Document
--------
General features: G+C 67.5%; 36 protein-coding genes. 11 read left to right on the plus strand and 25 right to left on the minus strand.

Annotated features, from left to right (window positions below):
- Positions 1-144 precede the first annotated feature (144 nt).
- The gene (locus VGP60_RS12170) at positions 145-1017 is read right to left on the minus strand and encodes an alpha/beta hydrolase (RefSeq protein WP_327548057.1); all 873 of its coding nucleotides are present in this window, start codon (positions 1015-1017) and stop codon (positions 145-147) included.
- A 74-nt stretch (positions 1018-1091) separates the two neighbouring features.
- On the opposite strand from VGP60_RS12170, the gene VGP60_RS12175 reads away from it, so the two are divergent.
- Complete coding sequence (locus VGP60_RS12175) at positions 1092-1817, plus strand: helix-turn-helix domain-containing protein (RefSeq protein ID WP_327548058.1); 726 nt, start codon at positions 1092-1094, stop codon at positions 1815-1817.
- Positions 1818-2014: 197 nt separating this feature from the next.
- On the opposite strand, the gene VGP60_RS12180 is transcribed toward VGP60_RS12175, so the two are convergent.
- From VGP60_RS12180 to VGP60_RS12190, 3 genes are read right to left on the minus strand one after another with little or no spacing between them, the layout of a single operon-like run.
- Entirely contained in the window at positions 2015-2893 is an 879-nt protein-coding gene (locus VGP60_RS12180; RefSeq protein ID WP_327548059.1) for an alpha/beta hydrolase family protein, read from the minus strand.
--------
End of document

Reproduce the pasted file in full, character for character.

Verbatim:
General features: G+C 67.5%; 36 protein-coding genes. 11 read left to right on the plus strand and 25 right to left on the minus strand.

Annotated features, from left to right (window positions below):
- Positions 1-144 precede the first annotated feature (144 nt).
- The gene (locus VGP60_RS12170) at positions 145-1017 is read right to left on the minus strand and encodes an alpha/beta hydrolase (RefSeq protein WP_327548057.1); all 873 of its coding nucleotides are present in this window, start codon (positions 1015-1017) and stop codon (positions 145-147) included.
- A 74-nt stretch (positions 1018-1091) separates the two neighbouring features.
- On the opposite strand from VGP60_RS12170, the gene VGP60_RS12175 reads away from it, so the two are divergent.
- Complete coding sequence (locus VGP60_RS12175) at positions 1092-1817, plus strand: helix-turn-helix domain-containing protein (RefSeq protein ID WP_327548058.1); 726 nt, start codon at positions 1092-1094, stop codon at positions 1815-1817.
- Positions 1818-2014: 197 nt separating this feature from the next.
- On the opposite strand, the gene VGP60_RS12180 is transcribed toward VGP60_RS12175, so the two are convergent.
- From VGP60_RS12180 to VGP60_RS12190, 3 genes are read right to left on the minus strand one after another with little or no spacing between them, the layout of a single operon-like run.
- Entirely contained in the window at positions 2015-2893 is an 879-nt protein-coding gene (locus VGP60_RS12180; RefSeq protein ID WP_327548059.1) for an alpha/beta hydrolase family protein, read from the minus strand.